- Memtest86 - Memtest86 is a memory test for x86 architecture systems (Intel). It tests your memory before anything else loads up, so it really is a good stress test/check of your actual RAM and memory subset. To use Memtest download the latest zip file and extract the contents. Run the Install.bat file from the archive and enter a blank 1.44MB floppy as prompted. To run Memtest, leave the floppy in the drive and reboot your system - it will run from the floppy.

 

- DocMemory - A memory testing utility which can identify RAM-specific problems by stress testing your memory. You will have to install the program on a floppy disk, then reboot your system booting from this floppy. Upon reboot it will start DocMem and default to the Stress Test mode. Simply choose the Test button to start the testing. If you have any crashes or errors then it's quite clear the problem is with your RAM.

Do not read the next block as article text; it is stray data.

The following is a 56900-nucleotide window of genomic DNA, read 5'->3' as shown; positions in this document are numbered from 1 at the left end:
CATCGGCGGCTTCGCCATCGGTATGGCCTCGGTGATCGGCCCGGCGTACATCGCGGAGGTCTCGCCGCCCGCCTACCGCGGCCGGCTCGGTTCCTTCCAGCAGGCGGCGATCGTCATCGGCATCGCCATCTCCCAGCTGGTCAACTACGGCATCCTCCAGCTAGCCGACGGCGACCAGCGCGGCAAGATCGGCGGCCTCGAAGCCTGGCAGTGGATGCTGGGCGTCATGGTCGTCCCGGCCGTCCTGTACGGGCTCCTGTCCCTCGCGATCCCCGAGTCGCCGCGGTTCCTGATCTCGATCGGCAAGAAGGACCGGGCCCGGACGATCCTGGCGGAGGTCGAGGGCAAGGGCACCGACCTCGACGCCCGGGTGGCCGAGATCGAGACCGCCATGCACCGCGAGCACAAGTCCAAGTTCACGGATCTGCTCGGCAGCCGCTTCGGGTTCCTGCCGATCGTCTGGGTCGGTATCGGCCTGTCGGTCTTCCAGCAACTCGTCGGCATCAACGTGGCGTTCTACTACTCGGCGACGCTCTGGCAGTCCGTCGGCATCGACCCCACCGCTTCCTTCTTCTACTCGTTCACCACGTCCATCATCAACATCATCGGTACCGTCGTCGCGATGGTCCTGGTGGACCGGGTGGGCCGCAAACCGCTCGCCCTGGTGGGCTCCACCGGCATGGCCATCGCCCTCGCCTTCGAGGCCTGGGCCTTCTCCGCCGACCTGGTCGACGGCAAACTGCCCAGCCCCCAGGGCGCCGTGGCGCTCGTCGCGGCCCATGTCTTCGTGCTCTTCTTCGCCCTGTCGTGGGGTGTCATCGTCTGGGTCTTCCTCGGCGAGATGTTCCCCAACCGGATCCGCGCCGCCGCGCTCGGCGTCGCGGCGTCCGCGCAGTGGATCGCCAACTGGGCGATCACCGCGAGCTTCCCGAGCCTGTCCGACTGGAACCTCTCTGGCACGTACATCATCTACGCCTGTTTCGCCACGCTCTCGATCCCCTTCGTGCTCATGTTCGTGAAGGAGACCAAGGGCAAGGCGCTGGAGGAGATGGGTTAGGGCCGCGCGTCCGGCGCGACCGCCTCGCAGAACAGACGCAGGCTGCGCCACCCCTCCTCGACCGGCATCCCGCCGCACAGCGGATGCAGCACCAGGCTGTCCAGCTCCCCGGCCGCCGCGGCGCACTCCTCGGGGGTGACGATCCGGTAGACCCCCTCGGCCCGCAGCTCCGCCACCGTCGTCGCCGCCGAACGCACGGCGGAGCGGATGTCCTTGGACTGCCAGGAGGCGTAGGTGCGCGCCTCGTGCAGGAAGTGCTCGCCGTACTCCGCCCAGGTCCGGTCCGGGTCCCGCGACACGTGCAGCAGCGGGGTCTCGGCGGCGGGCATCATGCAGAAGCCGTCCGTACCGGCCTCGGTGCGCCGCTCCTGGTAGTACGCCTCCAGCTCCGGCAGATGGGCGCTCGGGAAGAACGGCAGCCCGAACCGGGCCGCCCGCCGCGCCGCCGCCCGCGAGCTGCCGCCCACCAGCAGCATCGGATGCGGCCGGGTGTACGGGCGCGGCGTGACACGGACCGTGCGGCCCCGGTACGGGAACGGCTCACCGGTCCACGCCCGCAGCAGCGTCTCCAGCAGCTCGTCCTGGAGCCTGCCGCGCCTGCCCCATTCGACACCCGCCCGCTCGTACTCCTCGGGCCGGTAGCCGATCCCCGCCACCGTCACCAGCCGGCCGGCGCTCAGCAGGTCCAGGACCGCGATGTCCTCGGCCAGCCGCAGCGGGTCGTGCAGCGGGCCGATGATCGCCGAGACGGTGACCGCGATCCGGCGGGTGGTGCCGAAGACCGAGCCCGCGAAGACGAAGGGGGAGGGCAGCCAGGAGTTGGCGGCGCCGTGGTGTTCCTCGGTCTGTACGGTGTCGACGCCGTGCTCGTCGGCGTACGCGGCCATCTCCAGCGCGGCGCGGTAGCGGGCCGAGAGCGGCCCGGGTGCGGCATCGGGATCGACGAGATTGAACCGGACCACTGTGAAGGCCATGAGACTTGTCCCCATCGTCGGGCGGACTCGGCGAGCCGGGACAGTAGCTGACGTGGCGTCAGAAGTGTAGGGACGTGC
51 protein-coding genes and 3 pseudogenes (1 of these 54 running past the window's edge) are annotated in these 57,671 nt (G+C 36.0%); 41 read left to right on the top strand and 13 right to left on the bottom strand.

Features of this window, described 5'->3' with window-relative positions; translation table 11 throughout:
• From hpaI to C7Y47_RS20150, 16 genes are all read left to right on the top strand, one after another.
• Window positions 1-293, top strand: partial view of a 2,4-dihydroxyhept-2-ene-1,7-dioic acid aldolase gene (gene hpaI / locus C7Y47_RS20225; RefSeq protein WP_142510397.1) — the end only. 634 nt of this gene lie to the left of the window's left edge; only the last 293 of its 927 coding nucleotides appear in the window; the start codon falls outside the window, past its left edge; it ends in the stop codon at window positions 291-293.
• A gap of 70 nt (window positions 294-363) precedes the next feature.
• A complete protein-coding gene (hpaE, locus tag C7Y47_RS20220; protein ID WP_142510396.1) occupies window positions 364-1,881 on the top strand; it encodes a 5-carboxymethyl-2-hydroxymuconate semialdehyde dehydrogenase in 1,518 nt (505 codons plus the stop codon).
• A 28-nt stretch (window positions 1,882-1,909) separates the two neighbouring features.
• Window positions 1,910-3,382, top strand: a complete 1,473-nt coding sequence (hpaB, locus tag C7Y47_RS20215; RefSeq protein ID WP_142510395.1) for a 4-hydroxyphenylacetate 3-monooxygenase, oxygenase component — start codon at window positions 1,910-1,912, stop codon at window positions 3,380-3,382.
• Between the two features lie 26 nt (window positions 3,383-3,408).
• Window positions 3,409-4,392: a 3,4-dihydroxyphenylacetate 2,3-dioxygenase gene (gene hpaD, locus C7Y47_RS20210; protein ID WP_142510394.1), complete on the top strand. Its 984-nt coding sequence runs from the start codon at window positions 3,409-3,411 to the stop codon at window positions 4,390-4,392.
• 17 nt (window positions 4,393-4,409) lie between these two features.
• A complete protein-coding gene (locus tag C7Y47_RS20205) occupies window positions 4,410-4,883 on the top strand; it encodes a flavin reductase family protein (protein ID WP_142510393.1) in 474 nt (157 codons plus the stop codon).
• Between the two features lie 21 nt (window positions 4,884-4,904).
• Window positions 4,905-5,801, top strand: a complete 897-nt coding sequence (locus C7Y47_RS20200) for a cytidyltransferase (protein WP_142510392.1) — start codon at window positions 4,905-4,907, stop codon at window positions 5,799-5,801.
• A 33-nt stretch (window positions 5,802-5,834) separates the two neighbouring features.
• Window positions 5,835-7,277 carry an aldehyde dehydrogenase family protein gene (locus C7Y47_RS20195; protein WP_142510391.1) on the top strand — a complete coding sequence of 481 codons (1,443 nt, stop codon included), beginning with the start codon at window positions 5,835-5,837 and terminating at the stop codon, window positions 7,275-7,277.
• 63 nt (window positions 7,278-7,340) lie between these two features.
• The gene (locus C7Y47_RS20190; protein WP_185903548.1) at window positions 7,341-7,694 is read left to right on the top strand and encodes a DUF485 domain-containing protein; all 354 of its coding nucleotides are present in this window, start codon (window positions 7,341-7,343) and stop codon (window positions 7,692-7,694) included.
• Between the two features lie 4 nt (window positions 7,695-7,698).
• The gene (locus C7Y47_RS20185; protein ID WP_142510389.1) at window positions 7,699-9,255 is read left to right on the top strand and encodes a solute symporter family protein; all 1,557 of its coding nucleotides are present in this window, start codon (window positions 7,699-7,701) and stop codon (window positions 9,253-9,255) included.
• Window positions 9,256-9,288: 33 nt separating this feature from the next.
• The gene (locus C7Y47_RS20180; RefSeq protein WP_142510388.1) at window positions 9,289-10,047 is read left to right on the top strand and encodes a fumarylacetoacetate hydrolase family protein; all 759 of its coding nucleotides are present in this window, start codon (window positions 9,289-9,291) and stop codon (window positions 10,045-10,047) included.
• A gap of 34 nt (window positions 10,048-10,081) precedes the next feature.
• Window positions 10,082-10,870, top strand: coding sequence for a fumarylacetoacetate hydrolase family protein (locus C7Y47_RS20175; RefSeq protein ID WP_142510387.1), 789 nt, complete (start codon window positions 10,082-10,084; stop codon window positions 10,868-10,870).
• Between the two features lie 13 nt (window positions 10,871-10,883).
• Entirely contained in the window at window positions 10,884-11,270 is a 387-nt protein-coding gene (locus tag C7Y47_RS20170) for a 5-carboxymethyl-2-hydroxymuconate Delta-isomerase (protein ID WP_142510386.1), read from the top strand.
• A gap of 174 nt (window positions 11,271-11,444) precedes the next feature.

Of course, if you have any current games with a demo mode or a benchmarking utility (such as Benchmark.exe in Unreal Tournament 2003) then I suggest running those for a lengthy period of time as well to see how stable your system is in a 'real world' gaming environment.

 

The aim of any system, overclocked or not, should be a combination of stability and performance, not one or the other. There's no point having a blindingly fast system if it crashes most of the time. Forget PC benchmarking "drag races" or bragging rights, the ultimate aim of a computer for every day use is to run your programs quickly and dependably. By the same token - and the reason why this guide was written - there's no point having great hardware if you're not going to work it to its full potential, so I am by no means saying that you shouldn't overclock - just that you should do it correctly.